This is the cover illustration, by Kate Baylay, for the book My Friends the Miss Boyds by Jane Duncan. That's an author whose name meant nothing to me, but on looking at the biographical note inside this very attractive edition, published last year by Millrace Books to celebrate the centenary of Jane Duncan's birth (you can read the note here) I discover that "[she] made publishing history in the late 1950s when, as an unknown Scottish writer, she had a sequence of seven novels accepted by Macmillan. She had written them secretly while living in Jamaica, hiding the manuscripts in her linen cupboard"!
With the publication of My Friends the Miss Boyds, the first of what turned out to be an internationally successful series, Jane Duncan found herself at the centre of media attention. From her home up in the Black Isle, a peninsula in Ross and Cromarty in the north-east of Scotland, she wrote many more books, and her attachment to the area was such that they were firmly rooted in her own life and experience there.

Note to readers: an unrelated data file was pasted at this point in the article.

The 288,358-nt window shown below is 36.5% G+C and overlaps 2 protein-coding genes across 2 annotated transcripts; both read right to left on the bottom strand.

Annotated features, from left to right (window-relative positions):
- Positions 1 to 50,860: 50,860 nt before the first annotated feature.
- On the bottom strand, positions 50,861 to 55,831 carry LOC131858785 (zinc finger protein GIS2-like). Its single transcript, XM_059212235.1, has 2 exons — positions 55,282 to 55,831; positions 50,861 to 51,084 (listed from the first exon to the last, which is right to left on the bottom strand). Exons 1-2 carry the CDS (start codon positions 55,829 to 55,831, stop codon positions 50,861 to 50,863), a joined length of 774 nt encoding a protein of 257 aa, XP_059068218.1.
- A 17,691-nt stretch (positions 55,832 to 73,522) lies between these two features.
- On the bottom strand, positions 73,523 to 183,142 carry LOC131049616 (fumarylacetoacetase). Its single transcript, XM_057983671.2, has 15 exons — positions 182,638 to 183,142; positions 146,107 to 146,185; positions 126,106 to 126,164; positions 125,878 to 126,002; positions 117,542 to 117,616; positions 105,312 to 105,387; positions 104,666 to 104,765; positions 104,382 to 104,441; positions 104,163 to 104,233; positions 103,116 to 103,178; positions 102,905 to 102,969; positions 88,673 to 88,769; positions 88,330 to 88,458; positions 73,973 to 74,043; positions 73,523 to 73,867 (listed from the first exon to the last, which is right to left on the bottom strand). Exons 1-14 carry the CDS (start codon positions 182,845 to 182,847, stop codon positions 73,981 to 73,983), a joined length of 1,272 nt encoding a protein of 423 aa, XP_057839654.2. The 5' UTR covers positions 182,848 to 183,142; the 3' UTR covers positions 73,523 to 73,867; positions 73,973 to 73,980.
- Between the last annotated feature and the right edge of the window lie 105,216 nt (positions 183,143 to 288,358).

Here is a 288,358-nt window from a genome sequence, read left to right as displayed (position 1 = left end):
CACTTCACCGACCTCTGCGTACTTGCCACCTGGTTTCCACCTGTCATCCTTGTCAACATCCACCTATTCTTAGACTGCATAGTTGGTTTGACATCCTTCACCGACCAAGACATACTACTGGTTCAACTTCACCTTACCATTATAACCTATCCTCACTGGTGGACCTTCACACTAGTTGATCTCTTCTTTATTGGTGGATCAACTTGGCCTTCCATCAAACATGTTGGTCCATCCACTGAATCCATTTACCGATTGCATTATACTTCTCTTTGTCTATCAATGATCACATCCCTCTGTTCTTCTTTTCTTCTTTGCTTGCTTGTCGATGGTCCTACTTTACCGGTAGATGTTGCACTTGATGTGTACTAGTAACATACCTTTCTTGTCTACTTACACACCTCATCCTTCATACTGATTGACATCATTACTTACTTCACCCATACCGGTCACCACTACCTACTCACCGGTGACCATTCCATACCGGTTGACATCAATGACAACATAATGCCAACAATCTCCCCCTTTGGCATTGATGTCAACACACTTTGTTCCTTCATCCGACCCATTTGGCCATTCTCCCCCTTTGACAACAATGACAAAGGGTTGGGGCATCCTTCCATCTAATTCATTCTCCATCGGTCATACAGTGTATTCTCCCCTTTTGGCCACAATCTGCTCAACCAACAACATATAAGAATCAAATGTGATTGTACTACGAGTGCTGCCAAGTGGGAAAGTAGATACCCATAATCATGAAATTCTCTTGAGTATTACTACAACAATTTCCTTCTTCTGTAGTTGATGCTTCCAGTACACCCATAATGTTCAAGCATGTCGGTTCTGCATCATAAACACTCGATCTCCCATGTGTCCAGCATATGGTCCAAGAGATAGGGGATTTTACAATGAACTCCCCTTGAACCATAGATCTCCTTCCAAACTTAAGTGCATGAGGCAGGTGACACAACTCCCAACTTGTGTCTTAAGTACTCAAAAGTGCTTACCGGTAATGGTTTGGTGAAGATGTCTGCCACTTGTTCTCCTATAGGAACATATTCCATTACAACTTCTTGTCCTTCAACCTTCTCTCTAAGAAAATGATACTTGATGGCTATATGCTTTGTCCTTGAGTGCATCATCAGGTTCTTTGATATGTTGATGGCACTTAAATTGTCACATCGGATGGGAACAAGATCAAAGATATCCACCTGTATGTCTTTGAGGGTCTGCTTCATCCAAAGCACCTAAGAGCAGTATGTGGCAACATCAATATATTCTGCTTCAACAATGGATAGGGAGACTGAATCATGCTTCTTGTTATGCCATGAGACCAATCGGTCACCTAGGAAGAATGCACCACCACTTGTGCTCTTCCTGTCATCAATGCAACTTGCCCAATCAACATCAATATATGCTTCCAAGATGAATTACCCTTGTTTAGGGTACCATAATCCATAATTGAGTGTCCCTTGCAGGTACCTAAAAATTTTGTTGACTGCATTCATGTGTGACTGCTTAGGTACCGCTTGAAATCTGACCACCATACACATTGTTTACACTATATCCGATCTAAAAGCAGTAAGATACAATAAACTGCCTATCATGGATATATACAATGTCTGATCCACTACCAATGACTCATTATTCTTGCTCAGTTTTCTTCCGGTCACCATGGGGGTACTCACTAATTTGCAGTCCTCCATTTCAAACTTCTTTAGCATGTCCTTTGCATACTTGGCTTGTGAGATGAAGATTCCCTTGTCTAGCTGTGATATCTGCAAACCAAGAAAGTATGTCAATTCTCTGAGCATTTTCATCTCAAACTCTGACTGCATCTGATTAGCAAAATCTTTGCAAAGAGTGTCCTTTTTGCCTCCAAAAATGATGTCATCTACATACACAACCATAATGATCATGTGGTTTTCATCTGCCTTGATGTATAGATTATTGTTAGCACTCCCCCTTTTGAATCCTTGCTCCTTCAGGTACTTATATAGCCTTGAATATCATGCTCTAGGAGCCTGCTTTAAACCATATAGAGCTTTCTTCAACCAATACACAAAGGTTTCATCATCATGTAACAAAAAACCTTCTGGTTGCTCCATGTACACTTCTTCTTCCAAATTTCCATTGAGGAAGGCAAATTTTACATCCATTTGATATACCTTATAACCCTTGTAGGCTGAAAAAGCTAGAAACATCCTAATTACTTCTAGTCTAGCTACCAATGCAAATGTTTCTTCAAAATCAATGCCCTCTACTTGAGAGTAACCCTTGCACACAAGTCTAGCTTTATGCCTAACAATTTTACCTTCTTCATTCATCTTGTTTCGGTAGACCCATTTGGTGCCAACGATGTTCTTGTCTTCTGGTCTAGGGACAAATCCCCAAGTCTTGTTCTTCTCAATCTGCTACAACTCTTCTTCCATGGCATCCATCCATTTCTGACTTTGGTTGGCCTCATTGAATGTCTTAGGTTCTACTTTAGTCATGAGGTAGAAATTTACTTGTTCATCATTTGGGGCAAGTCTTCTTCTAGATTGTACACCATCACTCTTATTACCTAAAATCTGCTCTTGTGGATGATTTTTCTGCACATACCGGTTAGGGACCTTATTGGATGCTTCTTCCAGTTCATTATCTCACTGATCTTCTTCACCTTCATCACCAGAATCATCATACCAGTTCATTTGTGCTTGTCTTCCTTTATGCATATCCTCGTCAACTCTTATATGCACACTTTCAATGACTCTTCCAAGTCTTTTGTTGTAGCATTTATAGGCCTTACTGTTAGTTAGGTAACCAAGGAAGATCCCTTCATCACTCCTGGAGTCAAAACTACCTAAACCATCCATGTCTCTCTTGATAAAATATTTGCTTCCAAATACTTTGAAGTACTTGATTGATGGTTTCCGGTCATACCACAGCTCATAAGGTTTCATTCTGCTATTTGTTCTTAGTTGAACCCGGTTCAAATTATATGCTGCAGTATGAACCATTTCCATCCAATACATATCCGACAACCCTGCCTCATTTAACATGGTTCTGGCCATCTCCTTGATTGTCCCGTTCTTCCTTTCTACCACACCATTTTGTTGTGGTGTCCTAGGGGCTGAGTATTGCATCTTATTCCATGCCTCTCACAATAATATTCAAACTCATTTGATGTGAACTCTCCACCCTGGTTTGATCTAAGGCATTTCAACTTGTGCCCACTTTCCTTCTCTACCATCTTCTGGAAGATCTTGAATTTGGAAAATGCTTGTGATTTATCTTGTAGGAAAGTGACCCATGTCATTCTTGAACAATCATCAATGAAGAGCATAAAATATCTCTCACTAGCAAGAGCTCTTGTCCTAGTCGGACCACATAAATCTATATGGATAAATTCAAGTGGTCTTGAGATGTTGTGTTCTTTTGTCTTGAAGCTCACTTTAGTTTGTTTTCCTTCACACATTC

Ross-shire is home to my mother's family (they are from the next peninsula up the coast) so I'm particularly interested to read this novel which is set in the Black Isle: "Into this small, self-reliant society towards the end of the First World War come the Miss Boyds, silly, would-be sophisticated outsiders from Inverness. Their disruptive effect foretokens a wider impact on the rural way of life as war is followed by economic depression."
"An enchanting novel ... sharp and sometimes poignant", said The Times on first publication; "Full of vitality ... the humorous incidents, piling one on top of another, carry themselves along in a thoroughly enjoyable way", said The Observer.
I'll let you know how I get on with it, but meanwhile there is more on Jane Duncan here.